- Slide hammer puller to break into the door locks and the cylinder lock.
- Multimeters or a test light to find the source of the battery
- Spare wires and/or a screwdriver to connect the battery source to the ignition and starter wires
- A generic rod and hook toolkit to slip between the car window and car frame and to open the lock behind the window. A common one is called the “Slim Jim“.
- Many keyless ignition/lock cars have weak or no cryptographic protection of the unlock signal. Proof-of-concept “thefts” of top-of-the-line luxury cars have been demonstrated by academic researchers using commercially available tools such as RFID microreaders, but is unknown whether the attack has been used for actual theft.
- A firearm or other weapon such as a baseball bat, or a utility knife or a box cutter to threaten a passenger if inside the car
There are various methods of prevention to reduce the likelihood of a vehicle getting stolen. These include physical barriers, which make the effort of stealing the vehicle more difficult. Some of these include:
- Devices used to lock a part of the vehicle necessary in its operation, such as the wheel, steering wheel or brake pedal. A popular steering wheel lock is The Club.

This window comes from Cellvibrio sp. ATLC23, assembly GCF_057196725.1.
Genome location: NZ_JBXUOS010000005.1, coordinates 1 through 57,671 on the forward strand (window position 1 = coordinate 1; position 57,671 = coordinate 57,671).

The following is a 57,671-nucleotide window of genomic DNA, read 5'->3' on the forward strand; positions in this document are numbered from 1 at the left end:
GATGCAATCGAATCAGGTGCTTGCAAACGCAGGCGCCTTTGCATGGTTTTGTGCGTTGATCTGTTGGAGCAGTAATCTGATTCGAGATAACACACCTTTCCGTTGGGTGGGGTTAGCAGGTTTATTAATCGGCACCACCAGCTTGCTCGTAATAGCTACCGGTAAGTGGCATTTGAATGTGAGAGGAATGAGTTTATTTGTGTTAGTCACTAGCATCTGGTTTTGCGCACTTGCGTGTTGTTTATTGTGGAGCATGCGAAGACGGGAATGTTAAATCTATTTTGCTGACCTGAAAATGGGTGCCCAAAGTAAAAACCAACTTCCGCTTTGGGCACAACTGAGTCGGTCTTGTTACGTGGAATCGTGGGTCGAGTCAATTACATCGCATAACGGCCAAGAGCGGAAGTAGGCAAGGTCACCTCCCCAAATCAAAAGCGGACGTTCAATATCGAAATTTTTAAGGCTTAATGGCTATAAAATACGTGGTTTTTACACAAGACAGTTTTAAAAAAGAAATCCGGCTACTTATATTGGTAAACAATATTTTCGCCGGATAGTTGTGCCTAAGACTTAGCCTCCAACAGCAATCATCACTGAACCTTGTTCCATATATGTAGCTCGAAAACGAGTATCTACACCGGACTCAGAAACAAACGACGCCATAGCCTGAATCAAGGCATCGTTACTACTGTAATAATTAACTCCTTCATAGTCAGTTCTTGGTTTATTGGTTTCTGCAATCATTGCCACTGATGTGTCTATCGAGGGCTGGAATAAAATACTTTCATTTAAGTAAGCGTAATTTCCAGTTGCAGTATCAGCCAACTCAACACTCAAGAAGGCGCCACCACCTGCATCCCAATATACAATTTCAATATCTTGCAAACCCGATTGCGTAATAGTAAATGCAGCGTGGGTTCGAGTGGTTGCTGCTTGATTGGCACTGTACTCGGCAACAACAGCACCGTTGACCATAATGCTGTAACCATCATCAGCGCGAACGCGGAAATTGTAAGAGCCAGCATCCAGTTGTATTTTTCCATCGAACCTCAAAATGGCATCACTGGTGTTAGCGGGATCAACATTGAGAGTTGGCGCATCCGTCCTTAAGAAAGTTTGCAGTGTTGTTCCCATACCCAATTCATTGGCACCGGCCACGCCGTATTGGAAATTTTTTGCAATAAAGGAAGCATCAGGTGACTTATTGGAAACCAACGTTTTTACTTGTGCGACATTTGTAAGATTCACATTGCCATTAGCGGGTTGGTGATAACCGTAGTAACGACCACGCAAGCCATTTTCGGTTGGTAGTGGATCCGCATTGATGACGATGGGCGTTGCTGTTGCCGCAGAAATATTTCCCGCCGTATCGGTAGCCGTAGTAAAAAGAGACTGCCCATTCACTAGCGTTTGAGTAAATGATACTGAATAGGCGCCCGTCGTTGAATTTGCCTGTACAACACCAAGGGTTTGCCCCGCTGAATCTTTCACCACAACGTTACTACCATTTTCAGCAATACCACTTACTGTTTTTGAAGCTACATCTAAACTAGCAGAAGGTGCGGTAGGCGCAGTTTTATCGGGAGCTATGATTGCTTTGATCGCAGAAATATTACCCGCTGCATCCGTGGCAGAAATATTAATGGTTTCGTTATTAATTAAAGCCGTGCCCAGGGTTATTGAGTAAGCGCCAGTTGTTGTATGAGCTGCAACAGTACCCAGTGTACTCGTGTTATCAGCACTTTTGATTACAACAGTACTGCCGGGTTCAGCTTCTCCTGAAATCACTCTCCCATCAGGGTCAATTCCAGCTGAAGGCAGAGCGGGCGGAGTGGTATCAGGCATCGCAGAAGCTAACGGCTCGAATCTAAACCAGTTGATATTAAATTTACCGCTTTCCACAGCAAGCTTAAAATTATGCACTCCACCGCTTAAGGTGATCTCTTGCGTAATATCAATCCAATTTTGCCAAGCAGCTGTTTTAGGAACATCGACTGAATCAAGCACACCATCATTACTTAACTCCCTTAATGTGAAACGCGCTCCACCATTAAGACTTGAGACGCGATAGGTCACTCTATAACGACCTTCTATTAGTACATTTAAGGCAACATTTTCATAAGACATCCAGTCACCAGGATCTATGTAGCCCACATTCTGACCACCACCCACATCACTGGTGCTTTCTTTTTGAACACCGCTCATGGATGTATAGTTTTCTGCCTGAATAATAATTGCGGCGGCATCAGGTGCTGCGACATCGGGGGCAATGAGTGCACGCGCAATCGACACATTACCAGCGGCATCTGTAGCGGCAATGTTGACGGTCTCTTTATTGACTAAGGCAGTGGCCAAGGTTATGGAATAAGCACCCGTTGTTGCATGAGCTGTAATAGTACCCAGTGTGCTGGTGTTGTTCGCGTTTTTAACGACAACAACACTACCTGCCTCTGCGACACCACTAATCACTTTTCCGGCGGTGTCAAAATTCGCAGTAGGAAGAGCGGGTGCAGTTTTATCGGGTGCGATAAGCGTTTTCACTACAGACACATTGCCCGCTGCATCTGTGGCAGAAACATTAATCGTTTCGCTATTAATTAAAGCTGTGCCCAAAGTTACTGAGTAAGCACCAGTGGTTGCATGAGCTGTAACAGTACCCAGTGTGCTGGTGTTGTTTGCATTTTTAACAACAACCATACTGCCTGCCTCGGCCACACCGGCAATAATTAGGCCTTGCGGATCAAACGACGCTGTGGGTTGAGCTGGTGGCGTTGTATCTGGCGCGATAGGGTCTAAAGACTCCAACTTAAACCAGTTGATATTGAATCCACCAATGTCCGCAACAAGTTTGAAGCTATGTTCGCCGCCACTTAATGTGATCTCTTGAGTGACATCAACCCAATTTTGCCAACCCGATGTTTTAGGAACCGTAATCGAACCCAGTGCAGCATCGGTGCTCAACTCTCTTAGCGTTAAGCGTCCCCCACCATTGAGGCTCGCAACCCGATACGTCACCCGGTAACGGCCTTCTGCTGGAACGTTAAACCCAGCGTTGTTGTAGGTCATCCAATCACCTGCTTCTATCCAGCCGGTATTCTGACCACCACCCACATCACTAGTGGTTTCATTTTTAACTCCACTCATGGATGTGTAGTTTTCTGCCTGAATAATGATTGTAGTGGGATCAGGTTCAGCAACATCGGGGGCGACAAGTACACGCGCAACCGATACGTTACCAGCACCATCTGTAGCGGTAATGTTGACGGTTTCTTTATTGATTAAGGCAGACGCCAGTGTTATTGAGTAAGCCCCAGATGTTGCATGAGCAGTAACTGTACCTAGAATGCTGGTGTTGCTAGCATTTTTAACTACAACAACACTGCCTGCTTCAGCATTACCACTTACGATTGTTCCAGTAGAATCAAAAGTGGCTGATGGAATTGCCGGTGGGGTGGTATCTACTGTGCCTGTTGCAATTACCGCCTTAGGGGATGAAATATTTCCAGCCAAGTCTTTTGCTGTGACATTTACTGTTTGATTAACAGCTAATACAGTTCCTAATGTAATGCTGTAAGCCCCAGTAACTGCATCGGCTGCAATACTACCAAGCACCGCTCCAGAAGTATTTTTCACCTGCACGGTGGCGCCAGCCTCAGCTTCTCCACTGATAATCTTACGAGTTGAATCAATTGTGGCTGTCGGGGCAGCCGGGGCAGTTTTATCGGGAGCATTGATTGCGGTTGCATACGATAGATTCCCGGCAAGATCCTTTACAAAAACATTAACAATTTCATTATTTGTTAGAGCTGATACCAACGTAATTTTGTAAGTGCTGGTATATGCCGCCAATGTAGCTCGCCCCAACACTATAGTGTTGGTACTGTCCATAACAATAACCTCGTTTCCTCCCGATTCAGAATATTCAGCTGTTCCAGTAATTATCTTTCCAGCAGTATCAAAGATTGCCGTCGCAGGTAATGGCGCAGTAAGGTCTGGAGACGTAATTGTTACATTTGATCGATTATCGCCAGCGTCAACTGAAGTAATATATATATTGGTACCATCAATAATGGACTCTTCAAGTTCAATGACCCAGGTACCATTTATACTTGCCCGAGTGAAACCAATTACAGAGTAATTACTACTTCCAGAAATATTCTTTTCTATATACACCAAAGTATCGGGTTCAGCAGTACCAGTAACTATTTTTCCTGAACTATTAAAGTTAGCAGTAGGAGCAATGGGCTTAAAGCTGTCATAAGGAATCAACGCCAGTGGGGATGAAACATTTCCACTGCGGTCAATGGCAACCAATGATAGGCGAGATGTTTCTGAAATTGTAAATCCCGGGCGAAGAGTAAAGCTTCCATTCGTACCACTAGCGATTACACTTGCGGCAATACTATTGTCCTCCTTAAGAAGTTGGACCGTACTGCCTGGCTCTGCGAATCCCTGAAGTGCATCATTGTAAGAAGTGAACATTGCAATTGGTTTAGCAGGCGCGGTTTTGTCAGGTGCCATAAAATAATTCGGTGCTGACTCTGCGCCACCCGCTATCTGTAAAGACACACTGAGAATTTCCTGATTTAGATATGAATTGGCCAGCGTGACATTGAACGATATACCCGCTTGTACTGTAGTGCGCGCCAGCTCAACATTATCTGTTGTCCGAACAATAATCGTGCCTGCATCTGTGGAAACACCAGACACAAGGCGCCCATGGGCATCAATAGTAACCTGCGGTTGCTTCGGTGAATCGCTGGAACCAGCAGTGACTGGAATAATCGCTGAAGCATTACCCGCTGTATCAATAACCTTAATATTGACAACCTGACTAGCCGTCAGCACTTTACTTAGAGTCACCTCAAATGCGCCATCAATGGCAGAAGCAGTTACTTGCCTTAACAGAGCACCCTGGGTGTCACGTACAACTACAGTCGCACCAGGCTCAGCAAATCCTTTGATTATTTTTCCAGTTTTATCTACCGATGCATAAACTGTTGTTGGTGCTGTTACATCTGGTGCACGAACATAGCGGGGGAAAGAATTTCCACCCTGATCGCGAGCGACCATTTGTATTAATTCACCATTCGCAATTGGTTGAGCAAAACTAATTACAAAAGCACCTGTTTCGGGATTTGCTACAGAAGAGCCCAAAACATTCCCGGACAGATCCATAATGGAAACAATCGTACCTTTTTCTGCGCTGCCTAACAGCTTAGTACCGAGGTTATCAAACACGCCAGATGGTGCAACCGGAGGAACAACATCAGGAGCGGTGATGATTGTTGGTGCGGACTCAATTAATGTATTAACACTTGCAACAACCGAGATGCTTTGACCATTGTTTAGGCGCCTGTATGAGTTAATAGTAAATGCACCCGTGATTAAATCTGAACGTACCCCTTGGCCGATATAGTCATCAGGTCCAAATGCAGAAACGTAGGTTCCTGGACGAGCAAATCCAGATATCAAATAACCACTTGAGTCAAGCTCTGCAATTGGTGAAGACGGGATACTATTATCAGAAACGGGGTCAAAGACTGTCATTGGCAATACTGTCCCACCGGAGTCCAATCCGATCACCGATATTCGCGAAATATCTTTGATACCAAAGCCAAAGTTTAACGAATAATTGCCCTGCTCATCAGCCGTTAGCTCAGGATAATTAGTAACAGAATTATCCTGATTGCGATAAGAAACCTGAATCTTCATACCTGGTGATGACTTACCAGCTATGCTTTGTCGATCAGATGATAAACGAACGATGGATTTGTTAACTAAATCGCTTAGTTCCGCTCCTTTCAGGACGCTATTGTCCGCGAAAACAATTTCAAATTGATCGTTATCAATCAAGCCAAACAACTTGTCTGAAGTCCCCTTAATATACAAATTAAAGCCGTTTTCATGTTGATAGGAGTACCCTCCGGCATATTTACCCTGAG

- Immobilisers, allowing the vehicle to start only if a key containing the correct chip is present in the ignition.
Chances of theft can also be reduced with various deterrents, which give the impression to the thief that s/he is more likely to get caught if the vehicle is stolen. These include:
- Car alarm systems that are triggered if a breaking and entry into the vehicle occurs
- Microdot identification tags which allow individual parts of a vehicle to be identified
- Killswitch circuits are designed to frustrate or slow down the efforts of a determined car thief. Killswitches are often located between crucial parts of the starting system, between the battery source and the coil, or the fuel pump. A car cannot start without first flipping these killswitches to closed position. Savvy car owners hide these killswitches in obscured areas, under the dashboard, beneath the seat, behind a chair, etc.
- Signage on windows warning of the presence of other deterrents, sometimes in absence of the actual deterrents.
- VIN etching